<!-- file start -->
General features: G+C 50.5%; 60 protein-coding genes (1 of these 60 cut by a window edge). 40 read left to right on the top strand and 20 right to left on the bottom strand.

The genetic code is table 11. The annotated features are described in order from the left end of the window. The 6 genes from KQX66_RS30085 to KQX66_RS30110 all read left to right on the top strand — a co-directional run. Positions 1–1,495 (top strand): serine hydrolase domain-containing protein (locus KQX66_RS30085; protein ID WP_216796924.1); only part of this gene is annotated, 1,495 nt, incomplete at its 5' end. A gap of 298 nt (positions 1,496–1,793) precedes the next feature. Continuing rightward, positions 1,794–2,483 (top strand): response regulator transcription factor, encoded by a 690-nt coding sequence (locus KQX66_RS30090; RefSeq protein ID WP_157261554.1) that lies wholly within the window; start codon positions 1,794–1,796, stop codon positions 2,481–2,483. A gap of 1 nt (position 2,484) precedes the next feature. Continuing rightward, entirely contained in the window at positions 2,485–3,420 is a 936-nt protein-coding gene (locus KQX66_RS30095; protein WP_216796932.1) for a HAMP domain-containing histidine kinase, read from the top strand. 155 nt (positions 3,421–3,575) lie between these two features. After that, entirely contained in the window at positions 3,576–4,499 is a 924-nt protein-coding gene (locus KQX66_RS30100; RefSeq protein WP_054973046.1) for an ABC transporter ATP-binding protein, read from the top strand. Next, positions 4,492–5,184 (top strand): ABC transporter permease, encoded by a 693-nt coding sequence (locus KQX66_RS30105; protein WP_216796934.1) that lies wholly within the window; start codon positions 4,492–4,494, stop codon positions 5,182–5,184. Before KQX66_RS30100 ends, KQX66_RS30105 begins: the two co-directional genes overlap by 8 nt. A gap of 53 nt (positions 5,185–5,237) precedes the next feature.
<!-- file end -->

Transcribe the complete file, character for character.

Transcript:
General features: G+C 50.5%; 60 protein-coding genes (1 of these 60 cut by a window edge). 40 read left to right on the top strand and 20 right to left on the bottom strand.

The genetic code is table 11. The annotated features are described in order from the left end of the window. The 6 genes from KQX66_RS30085 to KQX66_RS30110 all read left to right on the top strand — a co-directional run. Positions 1–1,495 (top strand): serine hydrolase domain-containing protein (locus KQX66_RS30085; protein ID WP_216796924.1); only part of this gene is annotated, 1,495 nt, incomplete at its 5' end. A gap of 298 nt (positions 1,496–1,793) precedes the next feature. Continuing rightward, positions 1,794–2,483 (top strand): response regulator transcription factor, encoded by a 690-nt coding sequence (locus KQX66_RS30090; RefSeq protein ID WP_157261554.1) that lies wholly within the window; start codon positions 1,794–1,796, stop codon positions 2,481–2,483. A gap of 1 nt (position 2,484) precedes the next feature. Continuing rightward, entirely contained in the window at positions 2,485–3,420 is a 936-nt protein-coding gene (locus KQX66_RS30095; protein WP_216796932.1) for a HAMP domain-containing histidine kinase, read from the top strand. 155 nt (positions 3,421–3,575) lie between these two features. After that, entirely contained in the window at positions 3,576–4,499 is a 924-nt protein-coding gene (locus KQX66_RS30100; RefSeq protein WP_054973046.1) for an ABC transporter ATP-binding protein, read from the top strand. Next, positions 4,492–5,184 (top strand): ABC transporter permease, encoded by a 693-nt coding sequence (locus KQX66_RS30105; protein WP_216796934.1) that lies wholly within the window; start codon positions 4,492–4,494, stop codon positions 5,182–5,184. Before KQX66_RS30100 ends, KQX66_RS30105 begins: the two co-directional genes overlap by 8 nt. A gap of 53 nt (positions 5,185–5,237) precedes the next feature.